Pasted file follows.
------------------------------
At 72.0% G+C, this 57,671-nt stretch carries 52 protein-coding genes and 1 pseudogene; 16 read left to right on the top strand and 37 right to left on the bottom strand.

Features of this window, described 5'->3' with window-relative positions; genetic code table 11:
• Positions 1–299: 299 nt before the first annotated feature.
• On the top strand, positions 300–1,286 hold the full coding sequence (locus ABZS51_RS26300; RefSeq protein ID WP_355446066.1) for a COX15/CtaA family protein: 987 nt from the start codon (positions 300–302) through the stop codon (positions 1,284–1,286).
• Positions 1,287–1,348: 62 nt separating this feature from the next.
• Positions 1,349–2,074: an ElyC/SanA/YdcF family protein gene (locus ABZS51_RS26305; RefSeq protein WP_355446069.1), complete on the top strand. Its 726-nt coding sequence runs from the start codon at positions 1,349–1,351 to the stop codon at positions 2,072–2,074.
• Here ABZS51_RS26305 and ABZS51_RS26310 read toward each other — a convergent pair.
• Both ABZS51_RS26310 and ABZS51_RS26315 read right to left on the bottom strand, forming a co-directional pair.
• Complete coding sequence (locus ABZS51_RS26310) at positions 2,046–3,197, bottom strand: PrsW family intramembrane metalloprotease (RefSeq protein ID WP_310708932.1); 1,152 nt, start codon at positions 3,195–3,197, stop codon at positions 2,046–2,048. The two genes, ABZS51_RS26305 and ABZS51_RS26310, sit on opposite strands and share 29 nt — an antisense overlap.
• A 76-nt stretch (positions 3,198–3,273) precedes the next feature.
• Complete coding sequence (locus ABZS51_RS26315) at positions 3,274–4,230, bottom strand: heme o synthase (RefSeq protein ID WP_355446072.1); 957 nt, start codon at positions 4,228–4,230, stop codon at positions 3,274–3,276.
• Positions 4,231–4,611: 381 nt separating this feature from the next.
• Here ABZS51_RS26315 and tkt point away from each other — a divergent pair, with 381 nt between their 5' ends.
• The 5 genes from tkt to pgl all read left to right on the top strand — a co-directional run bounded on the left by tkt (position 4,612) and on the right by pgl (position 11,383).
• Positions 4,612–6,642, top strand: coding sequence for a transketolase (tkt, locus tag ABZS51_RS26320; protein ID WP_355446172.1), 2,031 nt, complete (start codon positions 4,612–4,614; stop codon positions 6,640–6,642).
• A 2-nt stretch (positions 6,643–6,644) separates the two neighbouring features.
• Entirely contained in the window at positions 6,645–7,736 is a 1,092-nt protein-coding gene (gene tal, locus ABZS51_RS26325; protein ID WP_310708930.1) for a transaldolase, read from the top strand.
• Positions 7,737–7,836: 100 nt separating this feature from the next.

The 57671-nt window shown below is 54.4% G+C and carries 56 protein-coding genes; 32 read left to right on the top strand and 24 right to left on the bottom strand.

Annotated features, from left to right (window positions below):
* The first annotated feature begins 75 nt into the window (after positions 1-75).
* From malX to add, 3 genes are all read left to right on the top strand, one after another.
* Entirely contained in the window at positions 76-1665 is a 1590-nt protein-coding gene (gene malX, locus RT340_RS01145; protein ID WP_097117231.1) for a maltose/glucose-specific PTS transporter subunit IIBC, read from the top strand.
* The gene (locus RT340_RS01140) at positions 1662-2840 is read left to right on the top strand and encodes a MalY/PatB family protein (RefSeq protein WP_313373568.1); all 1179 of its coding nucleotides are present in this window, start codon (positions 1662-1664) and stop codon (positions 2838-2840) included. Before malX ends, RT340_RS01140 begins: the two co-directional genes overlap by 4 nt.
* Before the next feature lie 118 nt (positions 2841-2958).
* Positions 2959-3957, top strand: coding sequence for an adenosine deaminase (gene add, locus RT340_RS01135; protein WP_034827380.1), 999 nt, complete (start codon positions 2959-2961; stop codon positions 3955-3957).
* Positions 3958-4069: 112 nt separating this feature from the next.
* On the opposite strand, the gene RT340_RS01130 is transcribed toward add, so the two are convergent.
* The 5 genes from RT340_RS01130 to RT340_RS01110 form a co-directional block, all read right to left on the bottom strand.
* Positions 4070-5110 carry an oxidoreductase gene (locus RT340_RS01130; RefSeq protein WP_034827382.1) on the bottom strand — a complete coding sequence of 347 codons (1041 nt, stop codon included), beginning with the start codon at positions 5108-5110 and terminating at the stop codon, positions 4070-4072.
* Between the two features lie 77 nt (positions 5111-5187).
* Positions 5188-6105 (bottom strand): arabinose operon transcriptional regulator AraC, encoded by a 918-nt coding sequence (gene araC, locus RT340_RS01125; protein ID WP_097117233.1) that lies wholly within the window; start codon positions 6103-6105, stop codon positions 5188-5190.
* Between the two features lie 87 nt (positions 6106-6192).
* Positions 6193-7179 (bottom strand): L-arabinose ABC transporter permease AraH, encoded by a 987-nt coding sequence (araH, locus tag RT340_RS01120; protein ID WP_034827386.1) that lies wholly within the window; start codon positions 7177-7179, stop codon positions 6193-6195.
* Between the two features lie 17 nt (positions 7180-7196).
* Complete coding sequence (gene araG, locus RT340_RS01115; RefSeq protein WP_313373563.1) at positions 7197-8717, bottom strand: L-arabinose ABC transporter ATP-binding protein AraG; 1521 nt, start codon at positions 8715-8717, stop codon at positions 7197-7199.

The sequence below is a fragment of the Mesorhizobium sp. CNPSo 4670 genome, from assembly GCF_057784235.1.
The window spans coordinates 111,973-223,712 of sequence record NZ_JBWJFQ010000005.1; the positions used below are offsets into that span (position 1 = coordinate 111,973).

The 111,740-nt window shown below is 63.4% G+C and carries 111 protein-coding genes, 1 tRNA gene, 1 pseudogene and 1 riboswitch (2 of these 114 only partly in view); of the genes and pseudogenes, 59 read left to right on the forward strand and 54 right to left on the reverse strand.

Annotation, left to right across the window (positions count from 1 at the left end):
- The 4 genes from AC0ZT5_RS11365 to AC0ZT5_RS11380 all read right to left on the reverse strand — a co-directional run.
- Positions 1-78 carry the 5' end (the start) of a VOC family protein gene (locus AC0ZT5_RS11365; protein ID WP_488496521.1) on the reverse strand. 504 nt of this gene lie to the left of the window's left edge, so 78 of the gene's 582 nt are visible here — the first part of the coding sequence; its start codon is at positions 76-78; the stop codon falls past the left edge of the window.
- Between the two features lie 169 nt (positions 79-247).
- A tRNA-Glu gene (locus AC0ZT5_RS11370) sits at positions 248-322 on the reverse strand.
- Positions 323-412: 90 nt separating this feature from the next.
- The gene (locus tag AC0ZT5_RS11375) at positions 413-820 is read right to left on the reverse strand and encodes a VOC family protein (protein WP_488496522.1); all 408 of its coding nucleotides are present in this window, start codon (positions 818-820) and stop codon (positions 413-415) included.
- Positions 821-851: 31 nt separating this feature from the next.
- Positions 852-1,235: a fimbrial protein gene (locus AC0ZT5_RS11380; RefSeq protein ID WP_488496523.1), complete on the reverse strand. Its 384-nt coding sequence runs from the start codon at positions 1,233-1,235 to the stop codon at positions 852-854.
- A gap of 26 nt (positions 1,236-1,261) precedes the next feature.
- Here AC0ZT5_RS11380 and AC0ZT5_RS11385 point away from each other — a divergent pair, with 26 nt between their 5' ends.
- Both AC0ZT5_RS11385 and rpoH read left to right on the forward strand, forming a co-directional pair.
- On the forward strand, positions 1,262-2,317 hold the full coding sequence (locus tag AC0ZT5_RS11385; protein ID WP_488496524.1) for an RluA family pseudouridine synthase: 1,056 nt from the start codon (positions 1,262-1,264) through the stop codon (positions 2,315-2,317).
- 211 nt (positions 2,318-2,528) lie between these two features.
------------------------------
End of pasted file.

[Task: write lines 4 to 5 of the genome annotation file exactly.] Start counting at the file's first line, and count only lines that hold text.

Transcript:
• On the top strand, positions 300–1,286 hold the full coding sequence (locus ABZS51_RS26300; RefSeq protein ID WP_355446066.1) for a COX15/CtaA family protein: 987 nt from the start codon (positions 300–302) through the stop codon (positions 1,284–1,286).
• Positions 1,287–1,348: 62 nt separating this feature from the next.